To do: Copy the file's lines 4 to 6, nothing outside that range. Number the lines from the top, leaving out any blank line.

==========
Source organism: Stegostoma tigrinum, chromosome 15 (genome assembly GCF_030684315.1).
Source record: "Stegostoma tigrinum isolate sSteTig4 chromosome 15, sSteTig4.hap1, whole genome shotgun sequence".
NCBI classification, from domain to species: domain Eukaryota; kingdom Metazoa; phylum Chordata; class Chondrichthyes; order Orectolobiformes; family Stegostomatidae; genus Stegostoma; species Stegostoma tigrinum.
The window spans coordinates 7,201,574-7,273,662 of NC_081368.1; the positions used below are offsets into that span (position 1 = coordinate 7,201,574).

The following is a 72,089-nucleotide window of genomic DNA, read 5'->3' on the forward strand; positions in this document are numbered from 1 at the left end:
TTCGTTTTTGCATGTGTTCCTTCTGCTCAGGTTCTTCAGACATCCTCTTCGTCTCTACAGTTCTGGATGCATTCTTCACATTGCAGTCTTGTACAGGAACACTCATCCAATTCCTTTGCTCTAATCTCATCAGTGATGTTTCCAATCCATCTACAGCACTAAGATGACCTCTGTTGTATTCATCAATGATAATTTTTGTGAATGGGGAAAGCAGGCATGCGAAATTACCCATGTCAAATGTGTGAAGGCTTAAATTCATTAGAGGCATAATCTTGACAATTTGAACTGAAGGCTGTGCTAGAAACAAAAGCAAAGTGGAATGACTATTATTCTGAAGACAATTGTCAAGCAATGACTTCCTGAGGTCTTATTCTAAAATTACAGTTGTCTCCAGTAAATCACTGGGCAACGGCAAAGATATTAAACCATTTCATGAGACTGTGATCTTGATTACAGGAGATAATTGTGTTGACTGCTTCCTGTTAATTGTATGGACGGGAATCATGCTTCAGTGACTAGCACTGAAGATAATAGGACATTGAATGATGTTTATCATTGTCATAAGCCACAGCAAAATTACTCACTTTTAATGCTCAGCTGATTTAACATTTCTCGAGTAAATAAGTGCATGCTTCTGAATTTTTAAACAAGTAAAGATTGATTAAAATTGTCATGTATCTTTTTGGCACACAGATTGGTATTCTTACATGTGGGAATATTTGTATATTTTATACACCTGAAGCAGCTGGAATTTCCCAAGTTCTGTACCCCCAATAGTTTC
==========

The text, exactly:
The window spans coordinates 7,201,574-7,273,662 of NC_081368.1; the positions used below are offsets into that span (position 1 = coordinate 7,201,574).

The following is a 72,089-nucleotide window of genomic DNA, read 5'->3' on the forward strand; positions in this document are numbered from 1 at the left end:
TTCGTTTTTGCATGTGTTCCTTCTGCTCAGGTTCTTCAGACATCCTCTTCGTCTCTACAGTTCTGGATGCATTCTTCACATTGCAGTCTTGTACAGGAACACTCATCCAATTCCTTTGCTCTAATCTCATCAGTGATGTTTCCAATCCATCTACAGCACTAAGATGACCTCTGTTGTATTCATCAATGATAATTTTTGTGAATGGGGAAAGCAGGCATGCGAAATTACCCATGTCAAATGTGTGAAGGCTTAAATTCATTAGAGGCATAATCTTGACAATTTGAACTGAAGGCTGTGCTAGAAACAAAAGCAAAGTGGAATGACTATTATTCTGAAGACAATTGTCAAGCAATGACTTCCTGAGGTCTTATTCTAAAATTACAGTTGTCTCCAGTAAATCACTGGGCAACGGCAAAGATATTAAACCATTTCATGAGACTGTGATCTTGATTACAGGAGATAATTGTGTTGACTGCTTCCTGTTAATTGTATGGACGGGAATCATGCTTCAGTGACTAGCACTGAAGATAATAGGACATTGAATGATGTTTATCATTGTCATAAGCCACAGCAAAATTACTCACTTTTAATGCTCAGCTGATTTAACATTTCTCGAGTAAATAAGTGCATGCTTCTGAATTTTTAAACAAGTAAAGATTGATTAAAATTGTCATGTATCTTTTTGGCACACAGATTGGTATTCTTACATGTGGGAATATTTGTATATTTTATACACCTGAAGCAGCTGGAATTTCCCAAGTTCTGTACCCCCAATAGTTTC